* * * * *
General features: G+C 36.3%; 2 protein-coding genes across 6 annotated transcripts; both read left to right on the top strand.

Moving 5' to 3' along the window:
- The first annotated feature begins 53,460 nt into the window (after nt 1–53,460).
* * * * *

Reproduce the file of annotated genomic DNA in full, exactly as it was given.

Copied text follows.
General features: G+C 36.3%; 2 protein-coding genes across 6 annotated transcripts; both read left to right on the top strand.

Moving 5' to 3' along the window:
- The first annotated feature begins 53,460 nt into the window (after nt 1–53,460).